Astronaut

For readers of The Astronaut Wives Club, The Mercury 13 reveals the little-known true story of the remarkable women who trained for NASA space flight.

In 1961, just as NASA launched its first man into space, a group of women underwent secret testing in the hopes of becoming America’s first female astronauts. They passed the same battery of tests at the legendary Lovelace Foundation as did the Mercury 7 astronauts, but they were summarily dismissed by the boys’ club at NASA and on Capitol Hill. The USSR sent its first woman into space in 1963; the United States did not follow suit for another twenty years.

For the first time, Martha Ackmann tells the story of the dramatic events surrounding these thirteen remarkable women, all crackerjack pilots and patriots who sometimes sacrificed jobs and marriages for a chance to participate in America’s space race against the Soviet Union. In addition to talking extensively to these women, Ackmann interviewed Chuck Yeager, John Glenn, Scott Carpenter, and others at NASA and in the White House with firsthand knowledge of the program, and includes here never-before-seen photographs of the Mercury 13 passing their Lovelace tests.

Despite the crushing disappointment of watching their dreams being derailed, the Mercury 13 went on to extraordinary achievement in their lives: Jerrie Cobb, who began flying when she was so small she had to sit on pillows to see out of the cockpit, dedicated her life to flying solo missions to the Amazon rain forest; Wally Funk, who talked her way into the Lovelace trials, went on to become one of the first female FAA investigators; Janey Hart, mother of eight and, at age forty, the oldest astronaut candidate, had the political savvy to steer the women through congressional hearings and later helped found the National Organization for Women.

A provocative tribute to these extraordinary women, The Mercury 13 is an unforgettable story of determination, resilience, and inextinguishable hope.
Forty years ago, Buzz Aldrin became the second human, minutes after Neil Armstrong, to set foot on a celestial body other than the Earth. The event remains one of mankind’s greatest achievements and was witnessed by the largest worldwide television audience in history. In the years since, millions more have had their Earth-centric perspective unalterably changed by the iconic photograph of Aldrin standing on the surface of the moon, the blackness of space behind him and his fellow explorer and the Eagle reflected in his visor. Describing the alien world he was walking upon, he uttered the words “magnificent desolation.” And as the astronauts later sat in the Eagle, waiting to begin their journey back home, knowing that they were doomed unless every system and part on board worked flawlessly, it was Aldrin who responded to Mission Control’s clearance to take off with the quip, “Roger. Understand. We’re number one on the runway.”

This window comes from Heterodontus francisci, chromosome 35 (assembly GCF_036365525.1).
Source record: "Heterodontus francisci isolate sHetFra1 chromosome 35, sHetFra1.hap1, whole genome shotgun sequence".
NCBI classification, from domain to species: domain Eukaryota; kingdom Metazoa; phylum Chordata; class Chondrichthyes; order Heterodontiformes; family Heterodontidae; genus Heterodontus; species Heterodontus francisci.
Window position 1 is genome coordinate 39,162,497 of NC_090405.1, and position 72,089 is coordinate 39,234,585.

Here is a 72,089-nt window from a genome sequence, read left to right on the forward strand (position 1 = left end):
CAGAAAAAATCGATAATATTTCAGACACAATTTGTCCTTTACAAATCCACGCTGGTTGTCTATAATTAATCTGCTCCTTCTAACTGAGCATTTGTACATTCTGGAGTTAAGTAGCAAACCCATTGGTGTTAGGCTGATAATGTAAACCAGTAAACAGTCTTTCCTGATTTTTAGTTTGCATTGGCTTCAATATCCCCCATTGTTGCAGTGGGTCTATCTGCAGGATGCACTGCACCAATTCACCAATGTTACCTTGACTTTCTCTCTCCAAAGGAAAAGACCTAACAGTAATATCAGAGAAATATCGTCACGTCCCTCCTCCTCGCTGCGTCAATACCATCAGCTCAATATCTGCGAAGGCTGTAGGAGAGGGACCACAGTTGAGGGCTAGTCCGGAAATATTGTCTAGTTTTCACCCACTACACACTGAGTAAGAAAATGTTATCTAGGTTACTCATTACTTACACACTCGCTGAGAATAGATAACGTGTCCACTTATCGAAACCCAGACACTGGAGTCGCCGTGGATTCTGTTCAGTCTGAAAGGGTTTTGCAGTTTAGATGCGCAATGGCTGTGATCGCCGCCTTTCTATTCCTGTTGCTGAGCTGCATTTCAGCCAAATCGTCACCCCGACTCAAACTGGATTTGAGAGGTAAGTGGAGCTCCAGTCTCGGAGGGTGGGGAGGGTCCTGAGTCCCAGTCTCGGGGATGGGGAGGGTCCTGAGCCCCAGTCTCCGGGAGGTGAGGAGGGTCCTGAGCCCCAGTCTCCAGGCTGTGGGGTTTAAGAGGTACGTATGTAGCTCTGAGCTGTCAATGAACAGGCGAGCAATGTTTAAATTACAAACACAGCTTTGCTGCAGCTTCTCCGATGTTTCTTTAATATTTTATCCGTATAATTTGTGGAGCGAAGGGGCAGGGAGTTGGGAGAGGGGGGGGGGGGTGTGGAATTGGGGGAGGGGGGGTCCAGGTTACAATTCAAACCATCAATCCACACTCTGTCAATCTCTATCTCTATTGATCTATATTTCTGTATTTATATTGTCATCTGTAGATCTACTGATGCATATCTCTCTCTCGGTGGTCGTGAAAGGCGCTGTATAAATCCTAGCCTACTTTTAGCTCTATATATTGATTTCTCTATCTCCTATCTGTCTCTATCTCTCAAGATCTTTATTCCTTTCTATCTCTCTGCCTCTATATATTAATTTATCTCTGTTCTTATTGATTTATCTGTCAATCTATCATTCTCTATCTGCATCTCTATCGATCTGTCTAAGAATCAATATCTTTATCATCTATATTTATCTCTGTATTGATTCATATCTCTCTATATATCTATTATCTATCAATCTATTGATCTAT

The flight of Apollo 11 made Aldrin one of the most famous persons on our planet, yet few people know the rest of this true American hero’s story. In Magnificent Desolation, Aldrin not only gives us a harrowing first-person account of the lunar landing that came within seconds of failure and the ultimate insider’s view of life as one of the superstars of America’s space program, he also opens up with remarkable candor about his more personal trials–and eventual triumphs–back on Earth. From the glory of being part of the mission that fulfilled President Kennedy’s challenge to reach the moon before the decade was out, Aldrin returned home to an Air Force career stripped of purpose or direction, other than as a public relations tool that NASA put to relentless use in a seemingly nonstop world tour. The twin demons of depression and alcoholism emerged–the first of which Aldrin confronted early and publicly, and the second of which he met with denial until it nearly killed him. He burned through two marriages, his Air Force career came to an inglorious end, and he found himself selling cars for a living when he wasn’t drunkenly wrecking them. Redemption came when he finally embraced sobriety, gained the love of a woman, Lois, who would become the great joy of his life, and dedicated himself to being a tireless advocate for the future of space exploration–not only as a scientific endeavor but also as a thriving commercial enterprise.

These days Buzz Aldrin is enjoying life with an enthusiasm that reminds us how far it is possible for a person to travel, literally and figuratively. As an adventure story, a searing memoir of self-destruction and self-renewal, and as a visionary rallying cry to once again set our course for Mars and beyond, Magnificent Desolation is the thoroughly human story of a genuine hero.
NEW YORK TIMES BESTSELLER • The riveting inside story of three heroic astronauts who took on the challenge of mankind’s historic first mission to the Moon, from the bestselling author of Shadow Divers.

“Robert Kurson tells the tale of Apollo 8 with novelistic detail and immediacy.”—Andy Weir, #1 New York Times bestselling author of The Martian and Artemis


By August 1968, the American space program was in danger of failing in its two most important objectives: to land a man on the Moon by President Kennedy’s end-of-decade deadline, and to triumph over the Soviets in space. With its back against the wall, NASA made an almost unimaginable leap: It would scrap its usual methodical approach and risk everything on a sudden launch, sending the first men in history to the Moon—in just four months. And it would all happen at Christmas.